I was born for a storm, and a calm does not suit me.
Andrew Jackson left a permanent imprint upon American politics and the presidency. Within eight years, he melded the amorphous coalition of personal followers who had elected him into the country's most durable and successful political party, an electoral machine whose organization and discipline would serve as a model for all others. At the same time, his controversial conduct in office galvanized opponents to organize the Whig party. The Democratic party was Jackson's child; the national two-party system was his legacy.
Jackson's drive for party organization was spurred by his own difficulties with Congress. Unlike other famously strong presidents, Jackson defined himself not by enacting a legislative program but by thwarting one. In eight years, Congress passed only one major law, the Indian Removal Act of 1830, at his behest. During this time Jackson vetoed twelve bills, more than his six predecessors combined. One of these was the first "pocket veto" in American history. The Maysville Road and Bank vetoes stood as enduring statements of his political philosophy.
Jackson strengthened himself against Congress by forging direct links with the voters. His official messages, though delivered to Congress, spoke in plain and powerful language to the people at large. Reversing a tradition of executive deference to legislative supremacy, Jackson boldly cast himself as the people's tribune, their sole defender against special interests and their minions in Congress. In other ways too, Jackson expanded the scope of presidential authority. He dominated his Cabinet, forcing out members who would not execute his commands. In two terms he went through four secretaries of State and five of the Treasury. Holding his official subordinates at arm's length, Jackson devised and implemented his policies through a private coterie of advisers and publicists known as the "Kitchen Cabinet." His bold initiatives and domineering style caused opponents to call him King Andrew, and to take the name of Whigs to signify their opposition to executive tyranny.
Jackson was no deep thinker, but his matured policy positions did bespeak a coherent political philosophy. Like Jefferson, he believed republican government should be simple, frugal, and accessible. He cherished the extinction of the national debt during his administration as a personal triumph. Believing that social cleavages and inequities were fostered rather than ameliorated by governmental intervention, he embraced laissez faire as the policy most conducive to economic equality and political liberty.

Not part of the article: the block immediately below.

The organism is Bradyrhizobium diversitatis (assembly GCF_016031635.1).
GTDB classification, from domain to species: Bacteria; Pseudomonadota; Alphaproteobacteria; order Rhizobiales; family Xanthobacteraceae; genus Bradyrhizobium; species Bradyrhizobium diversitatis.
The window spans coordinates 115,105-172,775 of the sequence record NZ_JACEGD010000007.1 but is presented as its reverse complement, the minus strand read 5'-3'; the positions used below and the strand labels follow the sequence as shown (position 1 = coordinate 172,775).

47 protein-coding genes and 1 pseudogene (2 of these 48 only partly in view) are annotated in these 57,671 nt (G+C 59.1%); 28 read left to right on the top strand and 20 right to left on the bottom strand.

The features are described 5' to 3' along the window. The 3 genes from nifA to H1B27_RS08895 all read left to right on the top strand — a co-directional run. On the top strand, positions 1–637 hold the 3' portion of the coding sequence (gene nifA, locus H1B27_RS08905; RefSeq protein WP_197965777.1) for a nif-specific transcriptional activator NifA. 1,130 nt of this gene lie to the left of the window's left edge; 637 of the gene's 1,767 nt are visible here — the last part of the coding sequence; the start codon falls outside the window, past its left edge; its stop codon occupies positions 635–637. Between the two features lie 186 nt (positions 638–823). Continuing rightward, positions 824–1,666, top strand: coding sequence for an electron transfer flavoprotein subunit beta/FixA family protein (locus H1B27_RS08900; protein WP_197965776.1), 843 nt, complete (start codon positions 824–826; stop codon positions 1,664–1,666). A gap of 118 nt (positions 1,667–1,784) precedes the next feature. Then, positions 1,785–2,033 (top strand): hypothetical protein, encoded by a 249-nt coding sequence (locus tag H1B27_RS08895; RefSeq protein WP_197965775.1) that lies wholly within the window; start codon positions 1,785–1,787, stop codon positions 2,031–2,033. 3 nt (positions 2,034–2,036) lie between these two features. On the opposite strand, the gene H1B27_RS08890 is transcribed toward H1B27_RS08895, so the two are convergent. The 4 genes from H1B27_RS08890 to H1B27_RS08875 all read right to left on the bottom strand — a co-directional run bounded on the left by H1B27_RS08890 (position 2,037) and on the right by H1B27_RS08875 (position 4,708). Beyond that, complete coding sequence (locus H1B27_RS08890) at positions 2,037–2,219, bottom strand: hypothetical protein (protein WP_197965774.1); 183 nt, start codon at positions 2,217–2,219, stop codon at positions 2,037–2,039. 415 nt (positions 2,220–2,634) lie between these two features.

Jackson was both a fiery patriot and a strident partisan. Regarding the national union as indivisible and perpetual, he denounced nullification and secession while reproving policies like the tariff which fostered sectional divisiveness. His aggressive Indian removal policy and his espousal of cheaper western land prices reflected his nationalism's grounding in the southwestern frontier.
Jackson's powerful personality played an instrumental role in his presidency. He indulged in violent hatreds, and the extent to which his political positions reflected mere personal animus is still debated. Jackson demonized many of those who crossed him, including John C. Calhoun, Henry Clay, Bank of the United States president Nicholas Biddle, and Cherokee Indian chief John Ross. Jackson's own character polarized contemporaries and continues to divide historians. Some praise his strength and audacity; others see him as vengeful and self-obsessed. To admirers he stands as a shining symbol of American accomplishment, the ultimate individualist and democrat. To detractors he appears an incipient tyrant, the closest we have yet come to an American Caesar.